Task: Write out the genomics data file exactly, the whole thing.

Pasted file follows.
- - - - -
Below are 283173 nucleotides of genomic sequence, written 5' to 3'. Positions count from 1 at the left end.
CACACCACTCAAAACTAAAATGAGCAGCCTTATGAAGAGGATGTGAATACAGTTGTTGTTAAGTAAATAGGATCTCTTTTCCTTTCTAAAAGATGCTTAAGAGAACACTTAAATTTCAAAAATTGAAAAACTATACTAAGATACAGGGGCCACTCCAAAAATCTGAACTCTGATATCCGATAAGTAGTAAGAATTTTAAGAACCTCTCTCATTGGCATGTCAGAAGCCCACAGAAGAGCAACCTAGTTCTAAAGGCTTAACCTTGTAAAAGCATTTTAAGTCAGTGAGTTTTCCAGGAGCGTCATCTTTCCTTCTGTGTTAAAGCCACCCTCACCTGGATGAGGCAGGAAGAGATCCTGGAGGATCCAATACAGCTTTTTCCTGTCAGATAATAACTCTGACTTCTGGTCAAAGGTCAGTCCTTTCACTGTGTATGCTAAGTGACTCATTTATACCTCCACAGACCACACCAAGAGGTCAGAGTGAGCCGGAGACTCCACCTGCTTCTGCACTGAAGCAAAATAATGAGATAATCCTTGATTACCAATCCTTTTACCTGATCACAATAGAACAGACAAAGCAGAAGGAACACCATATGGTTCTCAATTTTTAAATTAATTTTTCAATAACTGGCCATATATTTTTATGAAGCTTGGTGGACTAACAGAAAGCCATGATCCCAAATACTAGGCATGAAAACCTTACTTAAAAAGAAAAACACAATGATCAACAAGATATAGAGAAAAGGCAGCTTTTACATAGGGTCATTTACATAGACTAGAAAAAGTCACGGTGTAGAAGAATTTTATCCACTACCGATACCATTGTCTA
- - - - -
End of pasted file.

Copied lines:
Below are 283173 nucleotides of genomic sequence, written 5' to 3'. Positions count from 1 at the left end.
CACACCACTCAAAACTAAAATGAGCAGCCTTATGAAGAGGATGTGAATACAGTTGTTGTTAAGTAAATAGGATCTCTTTTCCTTTCTAAAAGATGCTTAAGAGAACACTTAAATTTCAAAAATTGAAAAACTATACTAAGATACAGGGGCCACTCCAAAAATCTGAACTCTGATATCCGATAAGTAGTAAGAATTTTAAGAACCTCTCTCATTGGCATGTCAGAAGCCCACAGAAGAGCAACCTAGTTCTAAAGGCTTAACCTTGTAAAAGCATTTTAAGTCAGTGAGTTTTCCAGGAGCGTCATCTTTCCTTCTGTGTTAAAGCCACCCTCACCTGGATGAGGCAGGAAGAGATCCTGGAGGATCCAATACAGCTTTTTCCTGTCAGATAATAACTCTGACTTCTGGTCAAAGGTCAGTCCTTTCACTGTGTATGCTAAGTGACTCATTTATACCTCCACAGACCACACCAAGAGGTCAGAGTGAGCCGGAGACTCCACCTGCTTCTGCACTGAAGCAAAATAATGAGATAATCCTTGATTACCAATCCTTTTACCTGATCACAATAGAACAGACAAAGCAGAAGGAACACCATATGGTTCTCAATTTTTAAATTAATTTTTCAATAACTGGCCATATATTTTTATGAAGCTTGGTGGACTAACAGAAAGCCATGATCCCAAATACTAGGCATGAAAACCTTACTTAAAAAGAAAAACACAATGATCAACAAGATATAGAGAAAAGGCAGCTTTTACATAGGGTCATTTACATAGACTAGAAAAAGTCACGGTGTAGAAGAATTTTATCCACTACCGATACCATTGTCTA